News / Middle East

Yemen Bombs Rebels After Cease-Fire Falters

Army soldiers guard a checkpoint outside Amran city, north of Sanaa, amid tension with Shiite Houthi militants on April 13, 2014.
Army soldiers guard a checkpoint outside Amran city, north of Sanaa, amid tension with Shiite Houthi militants on April 13, 2014.
Reuters

Yemen’s air force bombed Shiite Muslim fighters north of the capital city of Sanaa Saturday in fighting that caused “a large number of casualties,” local officials said, after a recent truce between the insurgents and government forces collapsed.

The fighting in northern Yemen, which has taken on a sectarian tone, is further destabilizing a country struggling to overcome many problems, including a secessionist movement in its restive south and the nationwide spread of al-Qaida insurgency.

Houthi Shiite fighters, officially known as Ansarullah, blamed army units linked to the rival Sunni-Muslim Islah party for breaking the June 23 cease-fire on Friday when government troops advanced on an area in al-Jouf province.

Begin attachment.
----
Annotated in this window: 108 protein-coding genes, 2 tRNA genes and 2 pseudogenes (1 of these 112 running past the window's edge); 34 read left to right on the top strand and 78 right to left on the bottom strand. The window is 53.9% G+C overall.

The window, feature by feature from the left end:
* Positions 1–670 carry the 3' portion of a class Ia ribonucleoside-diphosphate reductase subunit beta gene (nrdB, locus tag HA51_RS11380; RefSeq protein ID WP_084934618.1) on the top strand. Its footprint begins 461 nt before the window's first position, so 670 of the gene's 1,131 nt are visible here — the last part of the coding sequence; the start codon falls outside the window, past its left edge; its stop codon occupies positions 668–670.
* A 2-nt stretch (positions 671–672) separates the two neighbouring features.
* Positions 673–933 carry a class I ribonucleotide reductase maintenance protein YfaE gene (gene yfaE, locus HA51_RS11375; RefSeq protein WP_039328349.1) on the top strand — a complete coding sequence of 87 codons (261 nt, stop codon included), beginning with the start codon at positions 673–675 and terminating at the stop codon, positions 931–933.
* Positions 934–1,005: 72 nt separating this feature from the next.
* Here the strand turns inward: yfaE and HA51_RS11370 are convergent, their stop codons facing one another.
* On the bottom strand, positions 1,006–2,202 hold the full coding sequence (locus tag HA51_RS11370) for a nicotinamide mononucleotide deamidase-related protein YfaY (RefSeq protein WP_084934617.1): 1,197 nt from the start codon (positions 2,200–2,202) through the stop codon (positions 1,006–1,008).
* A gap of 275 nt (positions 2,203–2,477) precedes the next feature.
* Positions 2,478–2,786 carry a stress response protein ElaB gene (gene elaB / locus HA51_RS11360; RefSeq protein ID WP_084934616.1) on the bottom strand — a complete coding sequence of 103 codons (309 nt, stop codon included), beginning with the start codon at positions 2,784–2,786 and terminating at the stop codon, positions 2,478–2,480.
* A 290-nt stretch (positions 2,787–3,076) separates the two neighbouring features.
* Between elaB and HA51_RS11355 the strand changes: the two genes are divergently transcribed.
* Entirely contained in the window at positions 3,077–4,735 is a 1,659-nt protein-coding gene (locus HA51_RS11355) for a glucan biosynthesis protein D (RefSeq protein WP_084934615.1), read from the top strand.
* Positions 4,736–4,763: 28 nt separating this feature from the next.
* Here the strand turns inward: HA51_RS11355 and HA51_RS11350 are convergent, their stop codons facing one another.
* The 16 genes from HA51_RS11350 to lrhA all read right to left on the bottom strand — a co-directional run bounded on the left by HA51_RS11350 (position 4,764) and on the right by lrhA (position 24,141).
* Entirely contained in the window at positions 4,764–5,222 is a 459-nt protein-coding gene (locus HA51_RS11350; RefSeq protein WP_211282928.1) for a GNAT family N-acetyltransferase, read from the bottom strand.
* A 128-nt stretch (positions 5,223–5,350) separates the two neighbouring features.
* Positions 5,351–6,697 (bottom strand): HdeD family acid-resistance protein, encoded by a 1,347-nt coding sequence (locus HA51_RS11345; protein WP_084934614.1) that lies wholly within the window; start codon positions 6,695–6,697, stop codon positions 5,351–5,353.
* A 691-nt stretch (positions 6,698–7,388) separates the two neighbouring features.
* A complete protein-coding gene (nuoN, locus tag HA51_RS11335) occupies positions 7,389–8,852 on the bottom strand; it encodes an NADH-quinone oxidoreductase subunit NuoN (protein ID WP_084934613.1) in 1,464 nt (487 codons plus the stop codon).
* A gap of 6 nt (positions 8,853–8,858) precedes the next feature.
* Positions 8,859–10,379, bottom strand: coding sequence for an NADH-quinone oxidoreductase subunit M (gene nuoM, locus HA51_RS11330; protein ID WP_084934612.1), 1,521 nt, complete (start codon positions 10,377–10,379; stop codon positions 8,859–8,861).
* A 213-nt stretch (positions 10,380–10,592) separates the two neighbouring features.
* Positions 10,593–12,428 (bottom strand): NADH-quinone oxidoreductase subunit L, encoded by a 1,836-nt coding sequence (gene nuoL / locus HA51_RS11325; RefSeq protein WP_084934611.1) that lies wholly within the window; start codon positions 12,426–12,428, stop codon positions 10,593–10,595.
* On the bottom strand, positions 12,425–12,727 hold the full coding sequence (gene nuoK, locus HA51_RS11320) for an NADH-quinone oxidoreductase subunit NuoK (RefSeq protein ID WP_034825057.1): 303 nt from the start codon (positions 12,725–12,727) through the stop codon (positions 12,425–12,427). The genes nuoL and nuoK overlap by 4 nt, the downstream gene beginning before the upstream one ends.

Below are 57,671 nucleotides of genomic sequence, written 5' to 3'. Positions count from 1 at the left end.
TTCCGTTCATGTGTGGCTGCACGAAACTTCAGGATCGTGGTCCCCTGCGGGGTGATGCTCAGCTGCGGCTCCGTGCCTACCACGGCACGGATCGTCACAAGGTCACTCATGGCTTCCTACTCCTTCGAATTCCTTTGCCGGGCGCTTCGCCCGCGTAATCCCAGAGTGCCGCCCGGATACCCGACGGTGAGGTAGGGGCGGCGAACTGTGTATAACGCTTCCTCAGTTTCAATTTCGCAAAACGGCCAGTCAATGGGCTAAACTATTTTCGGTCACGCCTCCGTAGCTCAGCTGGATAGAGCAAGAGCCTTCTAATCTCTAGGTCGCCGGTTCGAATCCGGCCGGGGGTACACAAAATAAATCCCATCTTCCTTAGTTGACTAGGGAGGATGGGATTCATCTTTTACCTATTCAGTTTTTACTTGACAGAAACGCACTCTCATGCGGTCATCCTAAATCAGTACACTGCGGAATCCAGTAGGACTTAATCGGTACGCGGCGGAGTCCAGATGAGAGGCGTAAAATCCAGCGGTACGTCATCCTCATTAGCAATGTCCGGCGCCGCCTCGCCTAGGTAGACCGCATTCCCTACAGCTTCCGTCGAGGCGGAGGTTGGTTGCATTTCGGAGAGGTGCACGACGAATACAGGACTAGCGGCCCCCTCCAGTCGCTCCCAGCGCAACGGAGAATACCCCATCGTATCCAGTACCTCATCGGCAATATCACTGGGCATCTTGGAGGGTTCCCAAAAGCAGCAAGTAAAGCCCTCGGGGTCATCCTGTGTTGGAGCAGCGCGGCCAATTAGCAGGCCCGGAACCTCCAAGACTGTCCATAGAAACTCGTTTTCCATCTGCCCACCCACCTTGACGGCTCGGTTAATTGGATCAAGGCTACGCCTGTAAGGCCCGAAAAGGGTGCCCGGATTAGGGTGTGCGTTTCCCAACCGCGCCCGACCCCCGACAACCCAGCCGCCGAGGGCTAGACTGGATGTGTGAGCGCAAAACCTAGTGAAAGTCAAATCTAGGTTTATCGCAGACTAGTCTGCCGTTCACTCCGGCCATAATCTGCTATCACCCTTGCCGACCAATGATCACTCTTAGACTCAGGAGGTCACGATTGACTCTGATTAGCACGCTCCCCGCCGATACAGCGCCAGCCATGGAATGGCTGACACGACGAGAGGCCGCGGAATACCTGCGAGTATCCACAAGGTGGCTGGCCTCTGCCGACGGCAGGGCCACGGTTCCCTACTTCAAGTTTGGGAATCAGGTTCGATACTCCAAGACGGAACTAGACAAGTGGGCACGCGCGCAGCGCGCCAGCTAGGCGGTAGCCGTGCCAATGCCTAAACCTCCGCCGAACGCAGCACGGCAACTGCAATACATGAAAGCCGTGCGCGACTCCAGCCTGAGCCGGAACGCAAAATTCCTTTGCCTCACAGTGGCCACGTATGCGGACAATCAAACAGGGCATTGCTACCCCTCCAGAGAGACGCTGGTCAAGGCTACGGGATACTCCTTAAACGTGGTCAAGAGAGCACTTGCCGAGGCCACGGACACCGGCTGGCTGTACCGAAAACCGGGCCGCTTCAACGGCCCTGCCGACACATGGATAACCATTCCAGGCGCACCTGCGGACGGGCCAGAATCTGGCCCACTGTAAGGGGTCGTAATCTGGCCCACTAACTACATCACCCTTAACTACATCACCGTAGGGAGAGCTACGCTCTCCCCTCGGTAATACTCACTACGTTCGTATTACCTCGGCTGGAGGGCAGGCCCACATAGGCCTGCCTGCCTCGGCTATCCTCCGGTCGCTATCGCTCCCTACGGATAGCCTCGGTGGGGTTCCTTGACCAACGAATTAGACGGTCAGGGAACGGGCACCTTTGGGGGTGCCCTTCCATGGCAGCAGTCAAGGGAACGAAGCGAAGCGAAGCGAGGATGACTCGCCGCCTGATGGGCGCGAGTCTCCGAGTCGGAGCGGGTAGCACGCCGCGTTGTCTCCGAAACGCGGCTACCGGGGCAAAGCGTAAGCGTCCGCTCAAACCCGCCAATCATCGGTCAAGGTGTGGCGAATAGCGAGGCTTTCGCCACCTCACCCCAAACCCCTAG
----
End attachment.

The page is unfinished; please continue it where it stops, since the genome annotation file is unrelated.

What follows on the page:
A Yemeni government official said the army's advance on the town of al-Safra in the province north east of Sanaa was prompted by the failure of Houthi fighters to vacate positions in the area in compliance with the cease-fire.

Tribal sources in al-Jouf province, which is partly controlled by the Shi'ite Houthi rebels, said at least 18 people – 10 Houthis, five tribesmen and three soldiers – were killed in clashes Friday.

The fighting later expanded to the adjacent Omran province, where the Yemeni air force flew sorties and bombed Houthi positions around the provincial capital early on Saturday.

Local government officials gave no precise casualty figures from the fighting, which included airstrikes. Instead, one cited "a large number of casualties."

In southeastern Yemen, state news agency Saba reported that one soldier had been killed and four wounded on Saturday in a "terrorist'' attack on a security compound in the Hajar area of Hadramout province. The agency gave no further details.